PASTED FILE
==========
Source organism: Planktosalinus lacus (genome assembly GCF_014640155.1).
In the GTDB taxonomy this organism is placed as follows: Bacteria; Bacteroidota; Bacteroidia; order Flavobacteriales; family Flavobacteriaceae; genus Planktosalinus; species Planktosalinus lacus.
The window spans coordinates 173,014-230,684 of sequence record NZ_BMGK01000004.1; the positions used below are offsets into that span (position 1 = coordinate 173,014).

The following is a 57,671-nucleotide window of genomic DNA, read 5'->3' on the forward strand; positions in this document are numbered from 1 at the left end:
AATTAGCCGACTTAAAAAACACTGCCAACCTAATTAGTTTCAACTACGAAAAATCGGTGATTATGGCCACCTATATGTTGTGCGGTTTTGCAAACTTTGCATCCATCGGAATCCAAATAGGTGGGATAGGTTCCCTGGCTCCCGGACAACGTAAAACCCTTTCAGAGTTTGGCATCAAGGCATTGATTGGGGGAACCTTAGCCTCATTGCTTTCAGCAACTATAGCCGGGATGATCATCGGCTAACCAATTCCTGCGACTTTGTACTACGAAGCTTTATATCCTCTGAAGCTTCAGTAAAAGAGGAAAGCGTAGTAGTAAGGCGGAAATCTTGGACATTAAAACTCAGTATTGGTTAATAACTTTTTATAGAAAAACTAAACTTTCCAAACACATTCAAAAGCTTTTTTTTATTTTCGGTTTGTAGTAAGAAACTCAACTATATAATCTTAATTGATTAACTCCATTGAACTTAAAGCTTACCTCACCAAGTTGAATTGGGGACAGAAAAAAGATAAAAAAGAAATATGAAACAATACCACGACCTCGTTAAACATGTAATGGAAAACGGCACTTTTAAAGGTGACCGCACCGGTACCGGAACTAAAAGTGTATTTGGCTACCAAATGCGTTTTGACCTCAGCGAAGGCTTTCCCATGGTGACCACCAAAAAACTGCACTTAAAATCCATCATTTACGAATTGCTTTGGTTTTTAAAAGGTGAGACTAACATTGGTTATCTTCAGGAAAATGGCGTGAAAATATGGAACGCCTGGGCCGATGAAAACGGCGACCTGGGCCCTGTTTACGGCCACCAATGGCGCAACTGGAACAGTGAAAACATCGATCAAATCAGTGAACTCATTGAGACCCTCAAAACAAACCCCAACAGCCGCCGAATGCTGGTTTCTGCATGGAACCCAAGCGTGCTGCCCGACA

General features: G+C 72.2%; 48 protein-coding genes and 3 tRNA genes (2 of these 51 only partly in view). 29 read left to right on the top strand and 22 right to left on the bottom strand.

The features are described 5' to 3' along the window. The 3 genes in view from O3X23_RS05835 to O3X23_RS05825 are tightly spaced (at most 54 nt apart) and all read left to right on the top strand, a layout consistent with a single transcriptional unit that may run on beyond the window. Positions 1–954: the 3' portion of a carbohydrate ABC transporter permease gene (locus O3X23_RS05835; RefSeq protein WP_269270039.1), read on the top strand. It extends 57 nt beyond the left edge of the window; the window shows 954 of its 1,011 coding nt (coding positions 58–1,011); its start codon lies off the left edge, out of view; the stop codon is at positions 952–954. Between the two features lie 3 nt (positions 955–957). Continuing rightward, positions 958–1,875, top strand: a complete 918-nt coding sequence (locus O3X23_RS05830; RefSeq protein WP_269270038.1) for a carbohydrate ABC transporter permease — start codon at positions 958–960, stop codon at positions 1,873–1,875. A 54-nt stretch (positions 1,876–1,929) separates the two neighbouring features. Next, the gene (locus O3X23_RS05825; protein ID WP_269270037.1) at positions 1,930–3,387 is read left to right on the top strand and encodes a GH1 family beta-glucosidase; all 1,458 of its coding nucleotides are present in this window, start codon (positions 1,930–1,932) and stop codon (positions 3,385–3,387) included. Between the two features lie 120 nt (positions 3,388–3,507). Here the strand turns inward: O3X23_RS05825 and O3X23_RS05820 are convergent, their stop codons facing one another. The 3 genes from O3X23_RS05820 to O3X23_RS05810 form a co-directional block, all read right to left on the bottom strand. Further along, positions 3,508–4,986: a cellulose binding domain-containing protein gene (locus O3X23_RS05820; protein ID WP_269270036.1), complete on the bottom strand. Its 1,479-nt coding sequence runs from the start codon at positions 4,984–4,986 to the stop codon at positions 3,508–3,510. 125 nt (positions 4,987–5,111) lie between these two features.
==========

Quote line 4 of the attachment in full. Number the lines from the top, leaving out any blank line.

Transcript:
The following is a 57,671-nucleotide window of genomic DNA, read 5'->3' on the forward strand; positions in this document are numbered from 1 at the left end: